Earlier this week I travelled home from London after a good working day. My train wasn’t at its usual platform, so I walked to the other side of the station. After queueing for a while, the person in front of me couldn’t get their ticket to go through the barrier. I smiled, let them pass and tried my ticket. It wouldn’t work either. Attempting to walk to the open barrier and ticket attendant, I turned to the woman behind me, gave an (admittedly quiet) apology and moved across.
As I passed, she said loudly, “Some people have no class. Oh look, my ticket is working fine”.
I don’t retaliate in such circumstances. In the moment I thought the best thing to do was keep my head down. The woman continued: “She should have been taught some manners”.
July seems to have passed quickly, thanks to travelling, working and packing to move out next month. I’ve been chipping away at larger projects and stepping away from my laptop more often during evenings and weekends. I’m feeling focused and content.
The summer break from MA classes and essays has given me more time for personal reading. I’m enjoying Fierce Conversations: Achieving Success at Work & In Life, One Conversation at a Time. If you’re put off by the seemingly corporate title, I recommend giving it a chance. Susan Scott’s book contains reflective exercises for defining what your version of success looks like. It offers useful tools for holding necessary, thoughtful conversations with partners, managers and other key people.
I’m thrilled to be publishing this interview with Natasha Lipman, blogger, podcast host and freelance writer / website designer / social media manager. Natasha suffers from Ehlers-Danlos Syndrome, Postural Orthostatic Tachycardia Syndrome, Histamine Intolerance and ME. She regularly shares insights into life and work with chronic illnesses.
Molly: I started following your blog in 2014/15, when it was still called Nutritiously Natasha. What first led you to writing about your experiences online?
I recently caught up with Corrie Jones, who founded and runs her own social media consultancy business. Corrie and I met at university, where we both volunteered with charity societies. I’ve loved seeing Corrie’s career develop since then, so I thought she would be a great addition to this interview series. Enjoy!
Hello again, lovely readers.
If you’re thinking of applying for a master’s course in the UK, or you know someone who is, you might find my latest piece for Times Higher Education useful. Read it here.
More new posts coming soon!
I recently had the pleasure of interviewing Sarah Beckett, Co-Founder of Birdsong, a London-based ethical fashion brand. Birdsong’s mantra of ‘no sweatshops, no photoshop’ is one I’m definitely on board with. The team works with a range of women’s groups and young designers to create sustainable, socially impactful pieces. I’ll let Sarah share the rest.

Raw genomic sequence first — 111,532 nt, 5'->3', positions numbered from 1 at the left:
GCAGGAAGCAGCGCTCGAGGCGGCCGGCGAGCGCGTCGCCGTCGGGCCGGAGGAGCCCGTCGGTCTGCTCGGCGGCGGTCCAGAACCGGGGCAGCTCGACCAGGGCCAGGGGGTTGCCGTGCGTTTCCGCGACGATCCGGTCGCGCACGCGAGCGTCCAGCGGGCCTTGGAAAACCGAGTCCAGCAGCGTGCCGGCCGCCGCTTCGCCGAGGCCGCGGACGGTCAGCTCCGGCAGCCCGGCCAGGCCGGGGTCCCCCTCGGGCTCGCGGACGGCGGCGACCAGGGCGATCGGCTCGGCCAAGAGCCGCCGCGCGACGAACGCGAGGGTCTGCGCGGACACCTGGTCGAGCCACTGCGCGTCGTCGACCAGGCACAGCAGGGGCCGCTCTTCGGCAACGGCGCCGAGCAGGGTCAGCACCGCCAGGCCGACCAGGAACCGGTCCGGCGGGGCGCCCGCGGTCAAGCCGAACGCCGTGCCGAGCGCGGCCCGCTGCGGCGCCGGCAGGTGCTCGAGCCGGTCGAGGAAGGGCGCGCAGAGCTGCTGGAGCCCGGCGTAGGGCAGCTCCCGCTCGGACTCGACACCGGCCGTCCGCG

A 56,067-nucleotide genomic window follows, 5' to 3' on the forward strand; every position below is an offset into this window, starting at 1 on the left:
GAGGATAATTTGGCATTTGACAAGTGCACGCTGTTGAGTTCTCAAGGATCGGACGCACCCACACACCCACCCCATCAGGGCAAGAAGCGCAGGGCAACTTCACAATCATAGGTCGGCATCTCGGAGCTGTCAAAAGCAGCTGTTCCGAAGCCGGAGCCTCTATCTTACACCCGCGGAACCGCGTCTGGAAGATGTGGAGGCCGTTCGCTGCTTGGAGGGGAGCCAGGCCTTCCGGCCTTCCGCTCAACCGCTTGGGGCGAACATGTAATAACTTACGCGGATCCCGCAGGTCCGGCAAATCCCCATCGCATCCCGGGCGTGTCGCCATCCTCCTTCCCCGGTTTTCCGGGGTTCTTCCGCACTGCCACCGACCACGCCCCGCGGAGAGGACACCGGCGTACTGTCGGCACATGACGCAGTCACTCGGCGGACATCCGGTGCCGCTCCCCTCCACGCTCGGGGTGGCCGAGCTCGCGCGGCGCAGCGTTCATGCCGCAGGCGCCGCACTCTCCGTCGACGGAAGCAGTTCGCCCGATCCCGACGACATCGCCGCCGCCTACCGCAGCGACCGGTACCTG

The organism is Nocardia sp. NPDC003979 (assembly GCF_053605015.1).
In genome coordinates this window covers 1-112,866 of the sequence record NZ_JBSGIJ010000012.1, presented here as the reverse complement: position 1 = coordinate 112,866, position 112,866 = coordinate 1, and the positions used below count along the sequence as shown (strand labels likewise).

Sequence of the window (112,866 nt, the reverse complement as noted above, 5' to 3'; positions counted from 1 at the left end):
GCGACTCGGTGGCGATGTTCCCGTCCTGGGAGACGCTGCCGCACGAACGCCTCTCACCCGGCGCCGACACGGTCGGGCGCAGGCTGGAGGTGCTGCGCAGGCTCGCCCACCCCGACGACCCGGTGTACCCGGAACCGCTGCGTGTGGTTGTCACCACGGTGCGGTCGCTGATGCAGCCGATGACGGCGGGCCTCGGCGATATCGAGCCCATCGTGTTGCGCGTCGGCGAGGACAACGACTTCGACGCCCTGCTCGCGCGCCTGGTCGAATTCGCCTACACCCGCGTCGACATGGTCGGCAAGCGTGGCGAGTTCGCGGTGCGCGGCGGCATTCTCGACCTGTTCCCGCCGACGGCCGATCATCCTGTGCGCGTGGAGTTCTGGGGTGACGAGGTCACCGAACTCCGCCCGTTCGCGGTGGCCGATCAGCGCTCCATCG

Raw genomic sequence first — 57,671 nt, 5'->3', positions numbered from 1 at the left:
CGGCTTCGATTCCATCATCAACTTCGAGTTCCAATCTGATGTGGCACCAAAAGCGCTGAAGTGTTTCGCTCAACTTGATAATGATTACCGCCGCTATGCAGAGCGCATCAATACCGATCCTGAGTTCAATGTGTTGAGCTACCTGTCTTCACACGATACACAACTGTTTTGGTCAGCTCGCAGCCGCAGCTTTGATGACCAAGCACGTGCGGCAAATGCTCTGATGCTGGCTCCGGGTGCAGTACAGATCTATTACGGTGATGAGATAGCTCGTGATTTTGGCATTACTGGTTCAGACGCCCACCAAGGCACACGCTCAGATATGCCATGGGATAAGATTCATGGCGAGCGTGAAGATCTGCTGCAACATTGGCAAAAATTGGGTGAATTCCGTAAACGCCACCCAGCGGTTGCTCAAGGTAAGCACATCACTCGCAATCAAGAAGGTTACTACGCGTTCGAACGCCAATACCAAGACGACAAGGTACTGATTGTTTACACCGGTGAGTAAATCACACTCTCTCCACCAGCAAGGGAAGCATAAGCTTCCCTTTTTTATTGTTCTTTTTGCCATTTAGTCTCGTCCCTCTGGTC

Molly: What led you, Sophie and Ruba to set up Birdsong?
Sarah: We all did the Year Here programme in 2014. Year Here is a postgraduate programme for young people who are interested in social change. It gives you a range of experiences in the social sector and you have to build solutions to problems along the way. We all had different experiences, but shared interests. Sophie had already been involved with lots of women’s activism.
I’m writing this from a chair next to an open window. The sky outside is blue, barely streaked with clouds. The nearby birds are lively and the air is fresh. I spent the long weekend in good company. As May shifts into June, it’s peaceful here.
Elsewhere, though, it’s been a chaotic month. I mentioned in January that it can be hard to reconcile difficult, world-changing events with ordinary life. When the Manchester attack happened, it felt wrong to focus on anything else. But intense observation seemed wrong too. Within minutes and during the hours that followed, tragic losses were turned into content. Circumstances no family would ever wish for were shared over and over again.
This week I spoke to the interesting and admirable Rosie Tressler, CEO of Student Minds. We chatted about work, leadership, mental health and self-care. I hope you enjoy the interview.
Molly: For any readers who aren’t familiar with the organisation, what is Student Minds?
Rosie: Student Minds is the UK’s student mental health charity. We work to empower students and members of the university community to look after their own mental health, support others and create change. In the years to come, we are hoping to create a thriving higher education community.
As you’ll know if you read this post, I’ve now been running this site for a year. I recently spent some time reflecting on the lessons I’ve learned so far. If you’re just starting out or looking to refresh your direction, I hope you find the following advice helpful.
1. Use your skills
My professional background is in planning, writing and editing content for blogs, social media, websites, press and print marketing. As much as I enjoy doing this for organisations, I wanted to develop an online space for myself too.
If you’re considering starting a blog, what are your key skills? What can you do well? How can you interest people within and beyond your immediate network? Will you focus on one area (like reviews or recipes) or cover many topics?